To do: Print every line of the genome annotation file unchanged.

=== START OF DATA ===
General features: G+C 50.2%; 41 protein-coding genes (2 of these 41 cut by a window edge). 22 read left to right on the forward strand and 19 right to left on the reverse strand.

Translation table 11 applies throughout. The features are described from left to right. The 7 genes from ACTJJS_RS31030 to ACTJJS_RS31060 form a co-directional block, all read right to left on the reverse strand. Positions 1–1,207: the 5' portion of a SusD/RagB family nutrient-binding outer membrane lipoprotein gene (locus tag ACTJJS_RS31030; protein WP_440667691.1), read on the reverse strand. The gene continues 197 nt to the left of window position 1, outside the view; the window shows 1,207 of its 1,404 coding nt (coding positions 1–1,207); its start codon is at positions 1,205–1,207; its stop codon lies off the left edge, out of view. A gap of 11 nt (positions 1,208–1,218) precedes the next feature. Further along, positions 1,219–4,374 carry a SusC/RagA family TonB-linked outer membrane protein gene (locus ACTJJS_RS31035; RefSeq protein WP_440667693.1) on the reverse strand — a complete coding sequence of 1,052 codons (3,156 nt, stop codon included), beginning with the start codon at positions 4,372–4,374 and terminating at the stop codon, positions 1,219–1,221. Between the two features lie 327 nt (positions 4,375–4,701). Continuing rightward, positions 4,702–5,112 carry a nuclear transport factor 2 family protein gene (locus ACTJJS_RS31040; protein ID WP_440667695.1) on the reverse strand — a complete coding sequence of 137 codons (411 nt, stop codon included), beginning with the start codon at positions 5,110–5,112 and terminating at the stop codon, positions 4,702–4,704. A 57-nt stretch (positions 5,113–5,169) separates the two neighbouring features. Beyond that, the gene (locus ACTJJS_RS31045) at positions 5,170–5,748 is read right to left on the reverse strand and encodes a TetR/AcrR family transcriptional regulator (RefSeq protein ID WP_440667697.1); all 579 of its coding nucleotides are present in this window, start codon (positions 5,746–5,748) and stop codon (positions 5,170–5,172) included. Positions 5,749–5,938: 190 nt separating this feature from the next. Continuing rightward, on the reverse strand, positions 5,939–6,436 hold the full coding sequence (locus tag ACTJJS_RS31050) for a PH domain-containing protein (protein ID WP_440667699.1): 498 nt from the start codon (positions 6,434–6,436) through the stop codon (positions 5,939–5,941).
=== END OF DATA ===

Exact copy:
General features: G+C 50.2%; 41 protein-coding genes (2 of these 41 cut by a window edge). 22 read left to right on the forward strand and 19 right to left on the reverse strand.

Translation table 11 applies throughout. The features are described from left to right. The 7 genes from ACTJJS_RS31030 to ACTJJS_RS31060 form a co-directional block, all read right to left on the reverse strand. Positions 1–1,207: the 5' portion of a SusD/RagB family nutrient-binding outer membrane lipoprotein gene (locus tag ACTJJS_RS31030; protein WP_440667691.1), read on the reverse strand. The gene continues 197 nt to the left of window position 1, outside the view; the window shows 1,207 of its 1,404 coding nt (coding positions 1–1,207); its start codon is at positions 1,205–1,207; its stop codon lies off the left edge, out of view. A gap of 11 nt (positions 1,208–1,218) precedes the next feature. Further along, positions 1,219–4,374 carry a SusC/RagA family TonB-linked outer membrane protein gene (locus ACTJJS_RS31035; RefSeq protein WP_440667693.1) on the reverse strand — a complete coding sequence of 1,052 codons (3,156 nt, stop codon included), beginning with the start codon at positions 4,372–4,374 and terminating at the stop codon, positions 1,219–1,221. Between the two features lie 327 nt (positions 4,375–4,701). Continuing rightward, positions 4,702–5,112 carry a nuclear transport factor 2 family protein gene (locus ACTJJS_RS31040; protein ID WP_440667695.1) on the reverse strand — a complete coding sequence of 137 codons (411 nt, stop codon included), beginning with the start codon at positions 5,110–5,112 and terminating at the stop codon, positions 4,702–4,704. A 57-nt stretch (positions 5,113–5,169) separates the two neighbouring features. Beyond that, the gene (locus ACTJJS_RS31045) at positions 5,170–5,748 is read right to left on the reverse strand and encodes a TetR/AcrR family transcriptional regulator (RefSeq protein ID WP_440667697.1); all 579 of its coding nucleotides are present in this window, start codon (positions 5,746–5,748) and stop codon (positions 5,170–5,172) included. Positions 5,749–5,938: 190 nt separating this feature from the next. Continuing rightward, on the reverse strand, positions 5,939–6,436 hold the full coding sequence (locus tag ACTJJS_RS31050) for a PH domain-containing protein (protein ID WP_440667699.1): 498 nt from the start codon (positions 6,434–6,436) through the stop codon (positions 5,939–5,941).